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This is the first disease to be completely eradicated from nature. It is also the least understood and most destructive disease in history. It is part of the orthopoxvirus genus which include cowpox, rabbitpox, monkeypox, amelpox, but not chickenpox (which is caused by the varicella virus)

One droplet of exhaled moisture from an infected person contains a thousand more viruses than needed to infect someone.

The first recorded attack was in ancient Egypt. The last recorded attack was in 1977. There was possible signs of smallpox rash on the mummy of Rameses V who died in 1156 B.C. The Roman Empire lost over 1/3 of their subjects in certain areas during a 15-year epidemic beginning 165 A.D. It decimated the indigenous population in America. Pocahontas died from it in 1617 during her trip to London. It killed Queen Marry II of England in 1694, Emperor Joseph I of Austria in 1711, King Louis XV of France in 1774, Emperor Gokwomyo of Japan in 1654, and Emperor Komei of Japan in 1867. George Washington managed to survive an attack after visiting Barbados in 1751, but it left him scarred. 1/3 of the population of Iceland died in 1707.

The term "smallpox" was first used in Englihs in the 16th century as a translation of the French term la petite vérole (vérole means pox).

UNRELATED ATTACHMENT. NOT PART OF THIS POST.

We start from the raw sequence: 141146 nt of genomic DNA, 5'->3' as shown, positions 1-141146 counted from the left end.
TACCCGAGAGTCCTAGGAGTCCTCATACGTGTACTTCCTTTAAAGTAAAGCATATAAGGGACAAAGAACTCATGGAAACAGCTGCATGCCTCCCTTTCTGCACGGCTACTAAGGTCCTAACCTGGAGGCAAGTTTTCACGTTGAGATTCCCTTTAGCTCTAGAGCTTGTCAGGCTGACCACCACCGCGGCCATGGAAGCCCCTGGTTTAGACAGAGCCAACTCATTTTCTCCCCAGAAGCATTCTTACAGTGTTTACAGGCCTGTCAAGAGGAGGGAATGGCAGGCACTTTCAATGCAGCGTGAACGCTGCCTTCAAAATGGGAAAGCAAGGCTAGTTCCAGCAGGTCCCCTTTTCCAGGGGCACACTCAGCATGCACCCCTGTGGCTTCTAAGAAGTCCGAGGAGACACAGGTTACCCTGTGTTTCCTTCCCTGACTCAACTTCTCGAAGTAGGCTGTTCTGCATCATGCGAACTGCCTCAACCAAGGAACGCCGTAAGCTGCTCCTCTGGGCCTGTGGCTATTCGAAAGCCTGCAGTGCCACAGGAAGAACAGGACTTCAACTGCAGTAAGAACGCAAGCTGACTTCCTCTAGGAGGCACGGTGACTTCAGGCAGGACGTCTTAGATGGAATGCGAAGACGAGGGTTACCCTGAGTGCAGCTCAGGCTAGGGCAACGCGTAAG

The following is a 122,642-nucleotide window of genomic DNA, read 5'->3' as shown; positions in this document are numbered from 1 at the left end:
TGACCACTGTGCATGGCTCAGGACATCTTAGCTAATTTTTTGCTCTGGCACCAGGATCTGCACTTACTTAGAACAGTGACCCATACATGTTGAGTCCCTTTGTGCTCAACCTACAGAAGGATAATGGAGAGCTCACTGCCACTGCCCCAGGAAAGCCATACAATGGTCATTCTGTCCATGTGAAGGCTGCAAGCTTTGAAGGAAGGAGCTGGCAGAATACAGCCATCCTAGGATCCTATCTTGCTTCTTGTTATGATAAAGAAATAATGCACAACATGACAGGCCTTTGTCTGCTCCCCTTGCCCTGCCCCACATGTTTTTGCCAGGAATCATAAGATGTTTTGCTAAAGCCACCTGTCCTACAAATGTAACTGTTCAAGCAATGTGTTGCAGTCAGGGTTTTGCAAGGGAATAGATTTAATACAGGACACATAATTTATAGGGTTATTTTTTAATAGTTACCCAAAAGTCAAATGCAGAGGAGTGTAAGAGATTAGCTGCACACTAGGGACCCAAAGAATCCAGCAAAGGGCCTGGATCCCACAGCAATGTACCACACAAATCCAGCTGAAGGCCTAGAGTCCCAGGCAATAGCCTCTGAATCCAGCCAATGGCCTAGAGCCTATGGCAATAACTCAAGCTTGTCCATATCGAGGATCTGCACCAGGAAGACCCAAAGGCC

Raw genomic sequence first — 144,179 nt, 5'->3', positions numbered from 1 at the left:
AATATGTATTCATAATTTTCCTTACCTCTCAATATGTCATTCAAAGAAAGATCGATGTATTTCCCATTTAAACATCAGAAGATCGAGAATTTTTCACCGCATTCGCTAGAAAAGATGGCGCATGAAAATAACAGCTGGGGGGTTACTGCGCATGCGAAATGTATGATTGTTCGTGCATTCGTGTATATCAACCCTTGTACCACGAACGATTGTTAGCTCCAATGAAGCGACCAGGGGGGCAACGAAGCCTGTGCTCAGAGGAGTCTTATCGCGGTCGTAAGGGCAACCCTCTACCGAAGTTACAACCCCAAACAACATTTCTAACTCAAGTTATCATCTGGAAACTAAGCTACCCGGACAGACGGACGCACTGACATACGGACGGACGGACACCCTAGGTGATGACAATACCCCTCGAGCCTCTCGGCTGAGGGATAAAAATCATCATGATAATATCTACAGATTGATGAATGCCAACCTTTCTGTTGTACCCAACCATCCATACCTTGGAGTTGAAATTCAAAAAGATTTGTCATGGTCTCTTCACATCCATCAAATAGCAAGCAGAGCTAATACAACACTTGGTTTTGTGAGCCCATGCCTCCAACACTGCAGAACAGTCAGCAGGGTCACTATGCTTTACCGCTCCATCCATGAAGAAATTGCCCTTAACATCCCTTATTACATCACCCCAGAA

1714, Greek physician Emanuel Timoni published an article about preventing the disease by embedding a knife into a victim's rash and then scratching it on a healthy person. This was similar to many folk techniques known in China, India, and Western Asia. After Lady Mary Wortley Montagu, wife of an English ambassador to Turkey, in 1721 allowed Gypsy women to immunize her infant son, it became popular to do so in royal families. Of course, the king first tested it on six condemned prisoners and 11 children.

In 1721, Cotton Mather heard about the practice from his slave and convinced other Congregational ministers to use the method since smallpox threatened to depopulate Boston. 6,000 residents got the disease and 900 died. Only 287 were eventually immunized of which only six died. This success was not enough to convince most people however. It was still illegal in American colonies. People were afraid it could start epidemics. Plus, there was no explanation was to why it should work. The process was counter intuitive and as a result, the public remained skeptical. Ben Franklin couldn't believe this and as a result, his four-year-old son died in the 1736 epidemic. However, John Quincy Adams was inoculated at eight in 1775. Mozart also had smallpox. Abraham Lincoln fell ill to smallpox hours after the gettysburg address. Catherine the Great of Russia, with some pressure from Voltaire , paid an English doctor 10,000 pounds and 500 pounds a year to inoculate the royal court. George Washington ordered his army to be inoculated during the revolutionary war. After that, the anti-inoculation laws were revoked.

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